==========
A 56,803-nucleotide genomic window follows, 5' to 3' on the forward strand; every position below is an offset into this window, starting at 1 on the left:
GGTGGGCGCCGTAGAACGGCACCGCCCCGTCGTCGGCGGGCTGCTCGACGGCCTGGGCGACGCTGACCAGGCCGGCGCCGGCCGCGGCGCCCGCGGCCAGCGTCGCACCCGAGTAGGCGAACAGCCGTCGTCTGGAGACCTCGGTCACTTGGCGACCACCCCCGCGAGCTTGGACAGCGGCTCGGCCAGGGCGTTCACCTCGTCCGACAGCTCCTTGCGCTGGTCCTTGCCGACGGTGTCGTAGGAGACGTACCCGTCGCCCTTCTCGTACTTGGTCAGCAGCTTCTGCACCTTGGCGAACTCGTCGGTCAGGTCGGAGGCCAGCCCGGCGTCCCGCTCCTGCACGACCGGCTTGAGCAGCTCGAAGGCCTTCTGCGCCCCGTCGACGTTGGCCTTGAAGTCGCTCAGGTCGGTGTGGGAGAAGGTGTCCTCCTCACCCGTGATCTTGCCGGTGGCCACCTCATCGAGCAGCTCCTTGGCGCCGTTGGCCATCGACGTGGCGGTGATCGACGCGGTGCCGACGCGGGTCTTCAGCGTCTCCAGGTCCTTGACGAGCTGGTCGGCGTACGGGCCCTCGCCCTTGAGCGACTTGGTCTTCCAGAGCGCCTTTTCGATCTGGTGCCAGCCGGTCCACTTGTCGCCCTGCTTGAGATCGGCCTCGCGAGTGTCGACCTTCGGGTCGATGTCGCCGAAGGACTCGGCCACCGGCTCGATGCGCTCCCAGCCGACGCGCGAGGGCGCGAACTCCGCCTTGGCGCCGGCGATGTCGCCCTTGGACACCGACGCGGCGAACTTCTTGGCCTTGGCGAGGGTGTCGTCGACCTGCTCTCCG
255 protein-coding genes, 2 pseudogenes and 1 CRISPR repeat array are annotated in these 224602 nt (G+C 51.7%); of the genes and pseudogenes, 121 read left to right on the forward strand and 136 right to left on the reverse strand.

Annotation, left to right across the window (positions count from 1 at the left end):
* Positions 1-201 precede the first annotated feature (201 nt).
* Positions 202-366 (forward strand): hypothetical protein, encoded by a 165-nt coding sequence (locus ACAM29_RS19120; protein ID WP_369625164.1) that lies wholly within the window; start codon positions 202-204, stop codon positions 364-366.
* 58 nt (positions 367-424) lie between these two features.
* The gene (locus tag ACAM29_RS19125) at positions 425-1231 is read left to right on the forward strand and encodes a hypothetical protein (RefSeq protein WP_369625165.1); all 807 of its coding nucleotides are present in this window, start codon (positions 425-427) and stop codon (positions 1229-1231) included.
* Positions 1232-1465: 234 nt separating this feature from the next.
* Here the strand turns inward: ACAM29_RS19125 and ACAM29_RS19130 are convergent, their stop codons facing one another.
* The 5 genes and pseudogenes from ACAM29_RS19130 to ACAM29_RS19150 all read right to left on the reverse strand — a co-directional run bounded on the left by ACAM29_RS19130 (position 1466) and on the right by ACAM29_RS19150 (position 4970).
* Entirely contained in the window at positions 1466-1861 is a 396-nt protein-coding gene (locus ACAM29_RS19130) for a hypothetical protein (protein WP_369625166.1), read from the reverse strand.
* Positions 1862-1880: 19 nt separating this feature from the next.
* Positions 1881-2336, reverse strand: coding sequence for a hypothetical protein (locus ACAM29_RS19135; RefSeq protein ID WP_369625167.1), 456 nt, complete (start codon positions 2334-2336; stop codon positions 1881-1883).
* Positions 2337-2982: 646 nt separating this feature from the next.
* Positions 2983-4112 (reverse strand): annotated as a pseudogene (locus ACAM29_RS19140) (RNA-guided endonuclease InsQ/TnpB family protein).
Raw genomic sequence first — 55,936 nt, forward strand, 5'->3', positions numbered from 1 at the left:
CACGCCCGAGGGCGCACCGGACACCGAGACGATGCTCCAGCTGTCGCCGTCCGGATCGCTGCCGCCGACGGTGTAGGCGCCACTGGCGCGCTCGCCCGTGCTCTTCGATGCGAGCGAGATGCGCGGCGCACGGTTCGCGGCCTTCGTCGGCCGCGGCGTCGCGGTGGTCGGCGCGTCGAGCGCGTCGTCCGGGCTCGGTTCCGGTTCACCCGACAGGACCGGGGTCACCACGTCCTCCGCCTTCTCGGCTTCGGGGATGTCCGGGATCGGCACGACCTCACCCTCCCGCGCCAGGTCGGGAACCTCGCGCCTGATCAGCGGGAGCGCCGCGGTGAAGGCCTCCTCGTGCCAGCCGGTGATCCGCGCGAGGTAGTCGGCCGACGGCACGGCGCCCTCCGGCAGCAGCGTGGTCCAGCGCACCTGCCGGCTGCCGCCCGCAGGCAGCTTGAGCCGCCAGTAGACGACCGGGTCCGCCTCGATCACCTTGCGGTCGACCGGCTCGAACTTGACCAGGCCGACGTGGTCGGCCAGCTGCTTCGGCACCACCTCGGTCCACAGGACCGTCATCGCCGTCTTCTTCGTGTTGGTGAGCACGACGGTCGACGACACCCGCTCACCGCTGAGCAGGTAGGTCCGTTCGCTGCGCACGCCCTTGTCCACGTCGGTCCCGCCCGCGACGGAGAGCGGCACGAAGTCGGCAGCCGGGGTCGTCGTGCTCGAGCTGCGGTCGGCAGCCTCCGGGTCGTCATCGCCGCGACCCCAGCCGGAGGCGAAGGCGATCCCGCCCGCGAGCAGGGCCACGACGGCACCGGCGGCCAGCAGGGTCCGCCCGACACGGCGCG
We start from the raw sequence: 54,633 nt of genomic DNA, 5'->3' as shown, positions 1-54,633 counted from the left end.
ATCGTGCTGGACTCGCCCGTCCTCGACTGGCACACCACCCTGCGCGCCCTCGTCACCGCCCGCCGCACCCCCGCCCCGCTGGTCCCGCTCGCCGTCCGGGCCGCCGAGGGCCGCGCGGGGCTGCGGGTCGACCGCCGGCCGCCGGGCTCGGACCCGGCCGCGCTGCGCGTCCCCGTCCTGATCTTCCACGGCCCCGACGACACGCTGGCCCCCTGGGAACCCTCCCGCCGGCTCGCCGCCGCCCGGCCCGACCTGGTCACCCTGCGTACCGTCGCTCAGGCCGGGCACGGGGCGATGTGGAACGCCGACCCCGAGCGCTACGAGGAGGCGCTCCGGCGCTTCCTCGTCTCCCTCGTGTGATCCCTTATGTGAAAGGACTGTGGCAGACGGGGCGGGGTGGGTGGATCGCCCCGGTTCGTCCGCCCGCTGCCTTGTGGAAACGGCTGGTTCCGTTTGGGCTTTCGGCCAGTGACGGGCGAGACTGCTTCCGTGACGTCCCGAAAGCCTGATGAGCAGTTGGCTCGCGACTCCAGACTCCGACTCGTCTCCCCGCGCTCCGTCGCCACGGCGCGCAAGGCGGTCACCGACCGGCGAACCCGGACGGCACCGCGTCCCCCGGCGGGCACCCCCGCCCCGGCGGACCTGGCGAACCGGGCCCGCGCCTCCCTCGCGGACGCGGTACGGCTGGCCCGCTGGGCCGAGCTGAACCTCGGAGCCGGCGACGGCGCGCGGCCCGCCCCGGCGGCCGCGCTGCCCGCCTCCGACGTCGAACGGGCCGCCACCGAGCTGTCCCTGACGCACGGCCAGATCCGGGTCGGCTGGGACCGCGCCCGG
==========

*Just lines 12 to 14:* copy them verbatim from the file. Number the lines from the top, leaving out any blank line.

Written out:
* Entirely contained in the window at positions 1466-1861 is a 396-nt protein-coding gene (locus ACAM29_RS19130) for a hypothetical protein (protein WP_369625166.1), read from the reverse strand.
* Positions 1862-1880: 19 nt separating this feature from the next.
* Positions 1881-2336, reverse strand: coding sequence for a hypothetical protein (locus ACAM29_RS19135; RefSeq protein ID WP_369625167.1), 456 nt, complete (start codon positions 2334-2336; stop codon positions 1881-1883).